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Project description


mbq.apitools is a python library for writing endpoints in Django. It provides a view decorator and view class that allow for strict typing of incoming query parameters and payloads, as well as consistent response shapes and status codes on the way out.

Some nice things about mbq.apitools:

  • All fields specified in a param or payload schema are required by default, and can be marked as optional by providing a default= argument to the field class. The framework will automatically return a 400 response for all requests which do not conform to the specified schema. Details for each nonconforming field will be included in the response.
  • The parsed parameters and payloads end up as rich types on the request. If a field is marked as fields.DateTime, then it will be on request.payload as a datetime object.
  • Pagination is handled entirely by the framework. Simply include paginated=True when you define the view, return a PaginatedResponse, and voila!
  • All success responses have a 200 status code.
  • All list and paginated responses contain the list of resources under the key "objects".
  • All error responses have the same shape (an "error_code" and "detail" key).


from mbq.api_tools import fields, responses
from mbq.api_tools.views import View, view

        "product_ids": fields.Int(default=None, many=True),
        "zipcode": fields.String(),
def get_categories(request):
    categories = Category.objects.filter(zipcode=request.params.zipcode)

    if request.product_ids:
        categories = categories.filter(product_id__in=request.params.product_ids)

    categories = CategorySerializer(categories, many=True).data

    return responses.ListResponse(categories)

class OrdersView(View):

    @view.method("POST", payload={"company_id": fields.Int()})
    def create_order(self, request):
        order = create_order(request.payload.company_id)
        return responses.DetailResponse(OrderSerializer(order).data))

    @view.method("GET", permissions=[SomeDRFPermission], paginated=True)
    def get_orders(self, request):
        orders = Order.objects.all()
        return responses.PaginatedResponse(orders, OrderSerializer, request)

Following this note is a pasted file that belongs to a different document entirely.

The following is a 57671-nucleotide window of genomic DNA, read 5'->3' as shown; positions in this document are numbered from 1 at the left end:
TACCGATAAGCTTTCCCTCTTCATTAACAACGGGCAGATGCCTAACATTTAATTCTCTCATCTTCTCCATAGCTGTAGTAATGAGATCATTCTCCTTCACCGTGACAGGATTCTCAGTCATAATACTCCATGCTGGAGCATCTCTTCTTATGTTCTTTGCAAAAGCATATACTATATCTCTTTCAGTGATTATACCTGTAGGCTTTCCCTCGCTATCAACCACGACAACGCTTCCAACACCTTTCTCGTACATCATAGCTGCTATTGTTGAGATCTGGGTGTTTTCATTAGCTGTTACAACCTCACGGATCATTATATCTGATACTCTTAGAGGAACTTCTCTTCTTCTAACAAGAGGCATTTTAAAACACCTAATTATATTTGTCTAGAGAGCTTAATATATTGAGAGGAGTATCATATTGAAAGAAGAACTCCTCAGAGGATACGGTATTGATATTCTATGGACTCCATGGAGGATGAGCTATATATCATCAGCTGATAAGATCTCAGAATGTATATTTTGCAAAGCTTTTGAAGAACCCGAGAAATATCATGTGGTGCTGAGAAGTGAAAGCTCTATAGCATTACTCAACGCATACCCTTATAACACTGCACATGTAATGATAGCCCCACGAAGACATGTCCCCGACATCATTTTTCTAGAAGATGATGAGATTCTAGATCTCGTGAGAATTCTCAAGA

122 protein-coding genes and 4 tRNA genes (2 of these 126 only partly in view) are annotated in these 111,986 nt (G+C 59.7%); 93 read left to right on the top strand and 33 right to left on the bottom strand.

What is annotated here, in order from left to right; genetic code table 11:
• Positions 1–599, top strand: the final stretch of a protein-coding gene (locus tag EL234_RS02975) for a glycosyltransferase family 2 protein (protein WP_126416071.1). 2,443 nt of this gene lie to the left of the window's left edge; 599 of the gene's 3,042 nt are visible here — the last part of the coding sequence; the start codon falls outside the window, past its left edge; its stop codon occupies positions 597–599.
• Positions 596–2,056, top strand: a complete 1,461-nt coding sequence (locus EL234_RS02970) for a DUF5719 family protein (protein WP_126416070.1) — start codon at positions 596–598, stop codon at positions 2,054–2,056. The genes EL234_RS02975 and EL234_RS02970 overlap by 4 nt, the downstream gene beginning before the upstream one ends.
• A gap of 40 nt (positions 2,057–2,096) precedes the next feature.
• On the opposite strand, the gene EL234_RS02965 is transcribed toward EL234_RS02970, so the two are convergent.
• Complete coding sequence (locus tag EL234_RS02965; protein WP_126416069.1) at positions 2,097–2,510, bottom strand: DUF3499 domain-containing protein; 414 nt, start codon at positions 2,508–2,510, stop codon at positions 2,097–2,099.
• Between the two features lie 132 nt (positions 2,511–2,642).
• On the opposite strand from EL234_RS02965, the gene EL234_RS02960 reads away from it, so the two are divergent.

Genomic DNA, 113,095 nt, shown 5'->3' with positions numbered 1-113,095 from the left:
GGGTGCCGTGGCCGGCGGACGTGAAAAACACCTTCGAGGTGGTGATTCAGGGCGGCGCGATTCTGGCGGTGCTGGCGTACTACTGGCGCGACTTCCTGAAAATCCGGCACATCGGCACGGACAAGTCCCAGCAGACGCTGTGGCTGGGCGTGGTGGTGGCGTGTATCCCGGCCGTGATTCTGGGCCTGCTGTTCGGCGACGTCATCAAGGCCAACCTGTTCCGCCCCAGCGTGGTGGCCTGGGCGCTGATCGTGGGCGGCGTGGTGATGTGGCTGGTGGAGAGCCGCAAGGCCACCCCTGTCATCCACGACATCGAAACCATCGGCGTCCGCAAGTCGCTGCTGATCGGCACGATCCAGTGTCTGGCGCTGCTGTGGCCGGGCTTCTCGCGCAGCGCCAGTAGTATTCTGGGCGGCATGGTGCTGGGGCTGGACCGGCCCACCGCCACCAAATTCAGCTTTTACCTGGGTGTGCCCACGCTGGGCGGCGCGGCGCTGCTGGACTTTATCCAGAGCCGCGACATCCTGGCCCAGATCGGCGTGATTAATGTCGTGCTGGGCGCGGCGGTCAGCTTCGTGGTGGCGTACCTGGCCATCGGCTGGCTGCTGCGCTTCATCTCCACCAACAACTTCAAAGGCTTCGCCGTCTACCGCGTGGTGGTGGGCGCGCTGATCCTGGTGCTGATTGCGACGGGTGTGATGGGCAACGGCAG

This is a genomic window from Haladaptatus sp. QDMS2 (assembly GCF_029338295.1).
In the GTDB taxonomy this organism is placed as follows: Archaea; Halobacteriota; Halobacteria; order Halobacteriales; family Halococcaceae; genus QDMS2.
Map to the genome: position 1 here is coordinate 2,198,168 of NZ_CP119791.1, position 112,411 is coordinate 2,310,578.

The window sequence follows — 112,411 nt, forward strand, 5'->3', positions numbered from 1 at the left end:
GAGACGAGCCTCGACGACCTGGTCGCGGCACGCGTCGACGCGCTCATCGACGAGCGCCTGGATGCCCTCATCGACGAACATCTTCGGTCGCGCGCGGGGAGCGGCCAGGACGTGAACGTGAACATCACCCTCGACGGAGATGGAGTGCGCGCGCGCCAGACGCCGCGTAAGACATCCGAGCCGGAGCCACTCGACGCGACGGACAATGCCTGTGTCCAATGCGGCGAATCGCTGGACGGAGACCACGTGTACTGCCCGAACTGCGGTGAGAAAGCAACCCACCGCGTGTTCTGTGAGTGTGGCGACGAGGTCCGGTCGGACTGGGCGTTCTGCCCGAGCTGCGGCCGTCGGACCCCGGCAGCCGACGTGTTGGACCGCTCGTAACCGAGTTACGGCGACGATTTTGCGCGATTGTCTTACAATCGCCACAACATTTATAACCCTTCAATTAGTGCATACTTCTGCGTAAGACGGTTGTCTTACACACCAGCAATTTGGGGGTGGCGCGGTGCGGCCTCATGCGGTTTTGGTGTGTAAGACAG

Use the @view decorator for all function based views. It accepts the following arguments:

  • http_method_name
    • Defaults to GET
  • permissions
    • A list of DRF permission classes or functions that take in a request object and return True if authorized, False if unauthorized.
  • params
    • Schema for validating incoming query parameters. The query parameters will be available at request.params.
  • payload
    • Schema for validating incoming payloads. The payload will be available at request.payload.
  • paginated
    • Boolean indicating if the response will be paginated or not. Defaults to False.
  • page_size
    • Integer specifying the page size for a paginated response. This should only be used to override the default page size.
  • on_unknown_field
    • "raise" or "exclude". By default all endpoints will 400 if they receive an unknown query parameter or payload. This argument allows you to override the default behavior on a per view basis.


Use the View class when you need to support multiple HTTP verbs for the same URL pattern. The class exposes an as_view() method to use in

All view methods on the class need to be marked with @view.method(...), which supports the exact same interface as @view. (Note that unlike Django and DRF, since the verb is specified in the decorator you can name the view methods whatever you want.)


Status codes are predefined by the different response classes. Status codes will never be specified in a view.

Success Responses

All success responses return a 200 status code.


responses.DetailResponse({"foo": "bar", "age": 10})

will generate:

{"foo": "bar", "age": 10}


ListResponse accepts any iterable of JSON serializable python objects and will nest them under an "objects" key in the response.